Solving for p would be difficult. Using 100 iterations of Newton's method (from the starting guess p=100) finds p=11,279, a=105,242. This indicates that a pure symbol system having a human-like vocabulary of 50,000 atoms must have at least 100,000 assertions before one need worry whether it is conscious.

Children are less likely to have this much knowledge.  But they also know fewer concepts.  This suggests that the rate at which we learn language is limited not by our ability to learn the words, but by our ability to learn enough facts using those words for us to have a conscious understanding of them.  Another way of putting this is that you can't short-change learning.  Even if you try to jump-start your AI by writing a bunch of rules ala Cyc, you need to put in exactly as much data as would have been needed for the system to learn those rules on its own in order for it to satisfy Equation 7.

5. Conclusions

The immediate application of this work is that scientists developing intelligent systems, who may have (or be pressured to display) moral concerns over whether the systems they are experimenting with may be conscious, can use this approach to tell whether their systems are complex enough for this to be a concern.

In popular discussion, people worry that a computer program may become dangerous when it becomes self-aware.  They may therefore imagine that this test could be used to tell whether a computer program posed a potential hazard.  This is an incorrect application.  I suppose that subjective experience somehow makes an agent more effective; otherwise, it would not have evolved.  However, automated reasoning systems reason whether they are conscious or not.  There is no reason to assume that a system is not dangerous because it is unconscious, any more than you would conclude that a hurricane is not dangerous because it is unconscious.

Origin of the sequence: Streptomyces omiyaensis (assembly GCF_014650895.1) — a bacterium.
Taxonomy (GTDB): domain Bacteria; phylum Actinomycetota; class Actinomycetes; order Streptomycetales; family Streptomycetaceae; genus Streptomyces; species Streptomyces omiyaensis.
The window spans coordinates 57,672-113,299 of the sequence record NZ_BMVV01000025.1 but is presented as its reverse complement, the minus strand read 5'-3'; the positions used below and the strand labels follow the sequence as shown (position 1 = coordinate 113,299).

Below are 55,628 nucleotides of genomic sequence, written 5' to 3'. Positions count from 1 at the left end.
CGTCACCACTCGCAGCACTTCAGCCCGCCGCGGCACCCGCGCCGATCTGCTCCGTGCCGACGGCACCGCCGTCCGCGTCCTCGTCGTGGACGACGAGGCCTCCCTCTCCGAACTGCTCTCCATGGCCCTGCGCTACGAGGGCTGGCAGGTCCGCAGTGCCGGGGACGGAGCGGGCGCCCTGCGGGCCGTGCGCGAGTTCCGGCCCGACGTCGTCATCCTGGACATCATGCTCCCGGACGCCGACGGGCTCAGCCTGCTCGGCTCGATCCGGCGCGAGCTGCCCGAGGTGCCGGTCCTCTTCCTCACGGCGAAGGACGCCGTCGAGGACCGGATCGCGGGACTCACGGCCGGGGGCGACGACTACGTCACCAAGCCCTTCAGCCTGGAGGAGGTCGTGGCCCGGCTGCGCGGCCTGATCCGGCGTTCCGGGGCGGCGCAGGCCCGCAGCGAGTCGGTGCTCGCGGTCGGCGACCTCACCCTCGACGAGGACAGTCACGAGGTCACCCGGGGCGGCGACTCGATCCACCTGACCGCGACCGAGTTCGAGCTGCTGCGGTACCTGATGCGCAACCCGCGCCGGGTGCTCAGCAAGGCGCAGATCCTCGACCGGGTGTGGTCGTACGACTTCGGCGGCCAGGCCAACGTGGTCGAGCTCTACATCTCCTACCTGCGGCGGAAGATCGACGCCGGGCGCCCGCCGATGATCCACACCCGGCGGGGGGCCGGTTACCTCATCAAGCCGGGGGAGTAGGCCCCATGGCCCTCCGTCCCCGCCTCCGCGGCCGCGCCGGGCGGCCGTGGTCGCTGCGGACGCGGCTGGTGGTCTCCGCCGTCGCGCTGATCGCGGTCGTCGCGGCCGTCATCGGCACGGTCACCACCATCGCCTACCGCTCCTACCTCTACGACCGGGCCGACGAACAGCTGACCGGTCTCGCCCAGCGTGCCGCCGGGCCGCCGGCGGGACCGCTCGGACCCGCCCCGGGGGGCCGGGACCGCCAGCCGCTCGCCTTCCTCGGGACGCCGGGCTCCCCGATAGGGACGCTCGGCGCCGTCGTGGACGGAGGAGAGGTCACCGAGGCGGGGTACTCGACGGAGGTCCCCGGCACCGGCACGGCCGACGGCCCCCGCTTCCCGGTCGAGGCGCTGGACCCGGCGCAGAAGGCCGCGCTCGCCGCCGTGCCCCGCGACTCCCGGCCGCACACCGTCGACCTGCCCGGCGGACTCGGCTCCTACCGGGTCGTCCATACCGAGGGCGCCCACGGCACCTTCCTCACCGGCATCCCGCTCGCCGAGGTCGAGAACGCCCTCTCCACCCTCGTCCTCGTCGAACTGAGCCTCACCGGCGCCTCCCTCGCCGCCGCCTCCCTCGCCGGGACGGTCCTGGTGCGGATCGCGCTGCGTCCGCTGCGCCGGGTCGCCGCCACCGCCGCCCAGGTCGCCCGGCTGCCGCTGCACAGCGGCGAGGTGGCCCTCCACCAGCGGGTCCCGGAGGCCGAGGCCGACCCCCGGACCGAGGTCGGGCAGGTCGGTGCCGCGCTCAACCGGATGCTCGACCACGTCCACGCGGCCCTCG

More generally, this work shows that it is possible, if one considers representations in enough detail, to make numeric claims about subjective consciousness.  It is thus an existence proof that a science of consciousness is possible.

References

Fred Dretske (1985). Machines and the mental. In Proceedings and Addresses of the American Philosophical Association 59: 23-33.

Robin Goulden, Paul Nation, John Read (1990). How large can a receptive vocabulary be? Applied Linguistics 11: 341-363.

Anthony Maida & Stuart Shapiro (1982). Intensional concepts in propositional semantic networks. Cognitive Science 6: 291-330. Reprinted in Ronald Brachman & Hector Levesque, eds., Readings in Knowledge Representation, Los Altos, CA: Morgan Kaufmann 1985, pp. 169-189.

William Rapaport (1988). Syntactic semantics: Foundations of computational natural-language understanding. In James Fetzer, ed., Aspects of Artificial Intelligence (Dordrecht, Holland: Kluwer Academic Publishers): 81-131; reprinted in Eric Dietrich (ed.), Thinking Computers and Virtual Persons: Essays on the Intentionality of Machines (San Diego: Academic Press, 1994): 225-273.